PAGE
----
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The White Flag Scene In Vikings: Valhalla Episode 4 Explained

Contains spoilers for "Vikings: Valhalla," Season 1, Episode 4, "The Bridge"

In the fourth episode of the inaugural season of "Vikings: Valhalla," we see the first interaction between King Canute's (Bradley Freegard) Viking army and the newly crowned King Edmund's (Louis Davison) English army. Before there was an epic battle filled with swords, shields, bows and arrows, and horses, Canute allows Edmund to avoid bloodshed by way of surrender or man-to-man combat.

Of course, there is no way an arrogant king would avoid the opportunity to display his battlefield prowess by surrendering. So Edmund opens the gates and charges his men across the bridge, only to discover it is a trap. Leif Eriksson (Sam Corlett) hides under the bridge and weakens the supports with his warriors by chopping them thinly with their axes. They proceed to tie ropes around the base supports of the bridge, and Olaf Haraldsson (Johannes Haukur Johannesson) captains his boats to pull the bridge down, effectively cutting the young English king off from the safety of his castle.

However, it is the cunning use of a white flag that allows King Canute to speak to King Edmund and coerce him out of his castle. How does he do this? And is it historically accurate?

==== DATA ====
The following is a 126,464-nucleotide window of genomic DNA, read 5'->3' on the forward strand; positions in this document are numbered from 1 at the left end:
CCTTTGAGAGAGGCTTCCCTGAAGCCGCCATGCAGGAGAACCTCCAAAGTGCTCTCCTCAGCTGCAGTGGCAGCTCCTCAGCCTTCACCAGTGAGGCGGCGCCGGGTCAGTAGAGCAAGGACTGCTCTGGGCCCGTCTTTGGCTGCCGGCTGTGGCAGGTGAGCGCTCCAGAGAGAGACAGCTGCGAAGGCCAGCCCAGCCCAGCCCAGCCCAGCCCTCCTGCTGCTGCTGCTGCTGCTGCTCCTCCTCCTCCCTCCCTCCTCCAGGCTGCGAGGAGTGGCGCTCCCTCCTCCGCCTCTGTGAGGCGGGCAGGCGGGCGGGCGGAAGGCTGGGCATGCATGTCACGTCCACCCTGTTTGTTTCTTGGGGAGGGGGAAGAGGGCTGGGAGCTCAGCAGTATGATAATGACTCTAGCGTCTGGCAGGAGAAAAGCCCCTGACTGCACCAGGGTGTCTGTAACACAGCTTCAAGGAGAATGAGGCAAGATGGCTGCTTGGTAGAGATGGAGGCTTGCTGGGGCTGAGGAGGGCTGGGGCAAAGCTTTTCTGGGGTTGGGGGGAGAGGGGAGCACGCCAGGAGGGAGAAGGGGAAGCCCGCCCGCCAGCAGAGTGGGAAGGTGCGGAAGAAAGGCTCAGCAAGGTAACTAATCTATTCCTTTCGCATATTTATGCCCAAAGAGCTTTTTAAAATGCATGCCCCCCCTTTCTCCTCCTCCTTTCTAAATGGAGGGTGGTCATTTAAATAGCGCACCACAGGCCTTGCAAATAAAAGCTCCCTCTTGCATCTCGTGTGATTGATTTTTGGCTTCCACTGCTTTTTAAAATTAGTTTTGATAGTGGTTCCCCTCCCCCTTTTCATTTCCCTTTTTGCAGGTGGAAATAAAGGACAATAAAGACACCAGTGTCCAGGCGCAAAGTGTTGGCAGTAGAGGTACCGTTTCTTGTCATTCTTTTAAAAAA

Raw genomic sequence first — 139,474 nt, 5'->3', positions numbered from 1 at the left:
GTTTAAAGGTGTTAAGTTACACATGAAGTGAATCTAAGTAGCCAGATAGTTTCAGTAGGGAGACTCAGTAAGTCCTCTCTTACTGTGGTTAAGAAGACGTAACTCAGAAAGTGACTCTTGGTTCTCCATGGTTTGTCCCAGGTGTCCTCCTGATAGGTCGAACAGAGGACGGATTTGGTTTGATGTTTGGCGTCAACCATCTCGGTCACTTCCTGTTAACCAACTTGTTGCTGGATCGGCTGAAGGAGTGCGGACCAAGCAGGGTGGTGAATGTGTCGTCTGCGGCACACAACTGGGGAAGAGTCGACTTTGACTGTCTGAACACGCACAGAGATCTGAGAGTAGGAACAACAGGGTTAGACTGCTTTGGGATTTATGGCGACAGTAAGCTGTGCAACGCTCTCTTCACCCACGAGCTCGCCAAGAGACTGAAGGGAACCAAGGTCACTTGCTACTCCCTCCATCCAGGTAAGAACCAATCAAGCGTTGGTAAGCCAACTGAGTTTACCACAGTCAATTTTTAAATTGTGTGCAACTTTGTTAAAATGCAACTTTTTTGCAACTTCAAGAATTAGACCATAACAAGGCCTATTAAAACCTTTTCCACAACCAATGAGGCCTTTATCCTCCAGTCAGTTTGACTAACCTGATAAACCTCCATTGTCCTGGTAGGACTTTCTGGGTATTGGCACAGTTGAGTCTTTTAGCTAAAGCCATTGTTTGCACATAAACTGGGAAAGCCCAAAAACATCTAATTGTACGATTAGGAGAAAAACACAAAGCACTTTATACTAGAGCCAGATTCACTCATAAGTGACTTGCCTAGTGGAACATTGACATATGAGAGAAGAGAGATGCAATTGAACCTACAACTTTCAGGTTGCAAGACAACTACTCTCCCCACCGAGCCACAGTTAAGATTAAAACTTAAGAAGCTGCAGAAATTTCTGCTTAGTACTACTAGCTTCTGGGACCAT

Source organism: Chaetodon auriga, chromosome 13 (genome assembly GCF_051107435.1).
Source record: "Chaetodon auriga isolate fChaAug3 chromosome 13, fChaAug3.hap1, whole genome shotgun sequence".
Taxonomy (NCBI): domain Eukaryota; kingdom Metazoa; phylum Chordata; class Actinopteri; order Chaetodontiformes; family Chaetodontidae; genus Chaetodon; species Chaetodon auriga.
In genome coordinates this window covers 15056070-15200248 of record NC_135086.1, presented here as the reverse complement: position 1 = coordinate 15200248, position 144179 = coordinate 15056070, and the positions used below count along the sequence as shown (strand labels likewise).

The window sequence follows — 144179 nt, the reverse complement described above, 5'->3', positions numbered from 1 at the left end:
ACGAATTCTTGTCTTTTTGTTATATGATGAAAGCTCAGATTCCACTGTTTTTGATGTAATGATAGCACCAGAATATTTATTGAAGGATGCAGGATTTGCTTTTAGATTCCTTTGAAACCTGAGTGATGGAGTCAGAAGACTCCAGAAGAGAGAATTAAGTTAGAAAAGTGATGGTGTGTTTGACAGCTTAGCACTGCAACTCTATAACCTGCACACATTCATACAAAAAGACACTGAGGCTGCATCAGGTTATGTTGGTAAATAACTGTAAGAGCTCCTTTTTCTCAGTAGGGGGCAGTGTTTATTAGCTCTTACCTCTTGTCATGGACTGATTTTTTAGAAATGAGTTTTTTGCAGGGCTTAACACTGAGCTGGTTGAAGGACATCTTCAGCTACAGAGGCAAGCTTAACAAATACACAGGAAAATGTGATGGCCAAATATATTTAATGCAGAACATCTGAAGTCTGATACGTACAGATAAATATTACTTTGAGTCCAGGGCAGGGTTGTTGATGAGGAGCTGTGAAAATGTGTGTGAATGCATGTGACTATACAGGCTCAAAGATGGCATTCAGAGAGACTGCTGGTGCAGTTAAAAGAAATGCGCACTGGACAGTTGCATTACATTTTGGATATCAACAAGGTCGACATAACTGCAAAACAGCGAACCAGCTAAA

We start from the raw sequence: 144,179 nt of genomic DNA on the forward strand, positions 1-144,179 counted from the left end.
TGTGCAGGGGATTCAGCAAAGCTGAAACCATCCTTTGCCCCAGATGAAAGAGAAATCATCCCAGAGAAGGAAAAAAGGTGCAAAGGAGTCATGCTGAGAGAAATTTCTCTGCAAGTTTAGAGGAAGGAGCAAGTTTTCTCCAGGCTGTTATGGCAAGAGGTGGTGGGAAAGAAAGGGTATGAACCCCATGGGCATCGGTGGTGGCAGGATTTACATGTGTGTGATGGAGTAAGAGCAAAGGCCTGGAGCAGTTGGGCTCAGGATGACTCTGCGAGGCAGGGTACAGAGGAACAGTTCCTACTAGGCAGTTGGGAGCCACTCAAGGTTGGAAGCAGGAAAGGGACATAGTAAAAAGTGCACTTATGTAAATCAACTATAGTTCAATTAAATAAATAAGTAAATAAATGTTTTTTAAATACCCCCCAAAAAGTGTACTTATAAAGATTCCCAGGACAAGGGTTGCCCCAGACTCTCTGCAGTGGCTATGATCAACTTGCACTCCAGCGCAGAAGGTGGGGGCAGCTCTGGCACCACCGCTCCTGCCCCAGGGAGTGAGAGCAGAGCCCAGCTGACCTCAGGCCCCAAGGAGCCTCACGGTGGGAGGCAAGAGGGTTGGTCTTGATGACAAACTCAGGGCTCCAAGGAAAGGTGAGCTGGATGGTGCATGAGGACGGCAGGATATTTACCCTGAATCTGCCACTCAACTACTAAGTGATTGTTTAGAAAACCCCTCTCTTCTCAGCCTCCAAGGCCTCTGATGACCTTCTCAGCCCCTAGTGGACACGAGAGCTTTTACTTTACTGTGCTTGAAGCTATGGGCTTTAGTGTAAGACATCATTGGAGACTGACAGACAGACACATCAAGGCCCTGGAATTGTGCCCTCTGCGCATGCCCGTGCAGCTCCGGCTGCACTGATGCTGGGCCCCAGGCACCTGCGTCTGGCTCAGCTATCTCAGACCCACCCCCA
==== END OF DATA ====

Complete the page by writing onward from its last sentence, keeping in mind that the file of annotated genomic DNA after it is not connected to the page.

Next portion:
Is it false surrender or parley?

As far as cinematic storytelling goes, this tactic allows viewers the opportunity to witness the exchange between two leaders. Can you imagine "Braveheart" without the fantastic interactions between William Wallace and the English on the battlefield? This use of the flag sets up the scene for King Canute to goad King Edmund into a confrontation, threatening his manhood and ability on the battlefield. In return, the audience was treated to the superb acting skills of Louis Davison when he reacted with anger, disgust, and ultimately disastrous impetuousness. But is it historically accurate beyond the cinematic value of the white flag?

According to History, the use of the white flag goes back thousands of years to the Second Punic War, where a Carthaginian ship adorned with white wool and olive branches was used as a symbol of parley — an opportunity for leaders and generals to meet on the battlefield to discuss terms and hopefully avoid killing each other. The belief is that a blank flag was easier to discern on a battlefield and since such flags were made of simple white wool, it was an affordable way to signify surrender or parley. While modern-day governments labeled it in the Geneva and Hague Conventions as a symbol for those things, the white flag can also be traced back to Han Dynasty as a representation of death and mourning in China. 

So in the case of "Vikings: Valhalla," King Canute's use of the flag both allowed for a poignant moment between him and his enemy and was able to do so without compromising historical accuracy. As it seems, the History Channel knows what they are doing when it comes to historical epics.